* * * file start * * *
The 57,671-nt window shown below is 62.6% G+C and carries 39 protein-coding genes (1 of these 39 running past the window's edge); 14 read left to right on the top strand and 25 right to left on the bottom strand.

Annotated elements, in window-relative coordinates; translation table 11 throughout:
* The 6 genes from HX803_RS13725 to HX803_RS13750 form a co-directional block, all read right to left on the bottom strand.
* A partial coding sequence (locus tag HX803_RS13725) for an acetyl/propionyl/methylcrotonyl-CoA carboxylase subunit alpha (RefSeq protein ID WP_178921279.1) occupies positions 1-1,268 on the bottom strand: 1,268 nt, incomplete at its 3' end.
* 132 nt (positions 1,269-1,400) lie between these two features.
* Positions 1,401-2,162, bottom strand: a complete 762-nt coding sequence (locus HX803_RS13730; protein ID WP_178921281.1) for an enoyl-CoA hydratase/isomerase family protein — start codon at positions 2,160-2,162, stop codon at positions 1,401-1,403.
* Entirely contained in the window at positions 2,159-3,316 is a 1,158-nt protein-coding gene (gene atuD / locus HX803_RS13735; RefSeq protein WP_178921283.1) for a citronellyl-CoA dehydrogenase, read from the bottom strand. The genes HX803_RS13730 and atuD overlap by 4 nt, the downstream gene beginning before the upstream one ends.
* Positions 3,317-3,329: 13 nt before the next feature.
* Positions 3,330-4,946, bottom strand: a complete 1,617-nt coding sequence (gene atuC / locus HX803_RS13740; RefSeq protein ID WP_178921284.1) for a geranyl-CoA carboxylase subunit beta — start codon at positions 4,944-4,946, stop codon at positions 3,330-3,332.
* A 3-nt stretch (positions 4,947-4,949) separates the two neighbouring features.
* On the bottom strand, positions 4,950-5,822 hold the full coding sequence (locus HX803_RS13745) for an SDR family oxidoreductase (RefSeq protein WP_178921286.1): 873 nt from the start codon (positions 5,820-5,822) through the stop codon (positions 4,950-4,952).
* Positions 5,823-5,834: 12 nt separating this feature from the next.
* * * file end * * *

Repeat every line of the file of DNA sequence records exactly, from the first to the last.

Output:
The 57,671-nt window shown below is 62.6% G+C and carries 39 protein-coding genes (1 of these 39 running past the window's edge); 14 read left to right on the top strand and 25 right to left on the bottom strand.

Annotated elements, in window-relative coordinates; translation table 11 throughout:
* The 6 genes from HX803_RS13725 to HX803_RS13750 form a co-directional block, all read right to left on the bottom strand.
* A partial coding sequence (locus tag HX803_RS13725) for an acetyl/propionyl/methylcrotonyl-CoA carboxylase subunit alpha (RefSeq protein ID WP_178921279.1) occupies positions 1-1,268 on the bottom strand: 1,268 nt, incomplete at its 3' end.
* 132 nt (positions 1,269-1,400) lie between these two features.
* Positions 1,401-2,162, bottom strand: a complete 762-nt coding sequence (locus HX803_RS13730; protein ID WP_178921281.1) for an enoyl-CoA hydratase/isomerase family protein — start codon at positions 2,160-2,162, stop codon at positions 1,401-1,403.
* Entirely contained in the window at positions 2,159-3,316 is a 1,158-nt protein-coding gene (gene atuD / locus HX803_RS13735; RefSeq protein WP_178921283.1) for a citronellyl-CoA dehydrogenase, read from the bottom strand. The genes HX803_RS13730 and atuD overlap by 4 nt, the downstream gene beginning before the upstream one ends.
* Positions 3,317-3,329: 13 nt before the next feature.
* Positions 3,330-4,946, bottom strand: a complete 1,617-nt coding sequence (gene atuC / locus HX803_RS13740; RefSeq protein ID WP_178921284.1) for a geranyl-CoA carboxylase subunit beta — start codon at positions 4,944-4,946, stop codon at positions 3,330-3,332.
* A 3-nt stretch (positions 4,947-4,949) separates the two neighbouring features.
* On the bottom strand, positions 4,950-5,822 hold the full coding sequence (locus HX803_RS13745) for an SDR family oxidoreductase (RefSeq protein WP_178921286.1): 873 nt from the start codon (positions 5,820-5,822) through the stop codon (positions 4,950-4,952).
* Positions 5,823-5,834: 12 nt separating this feature from the next.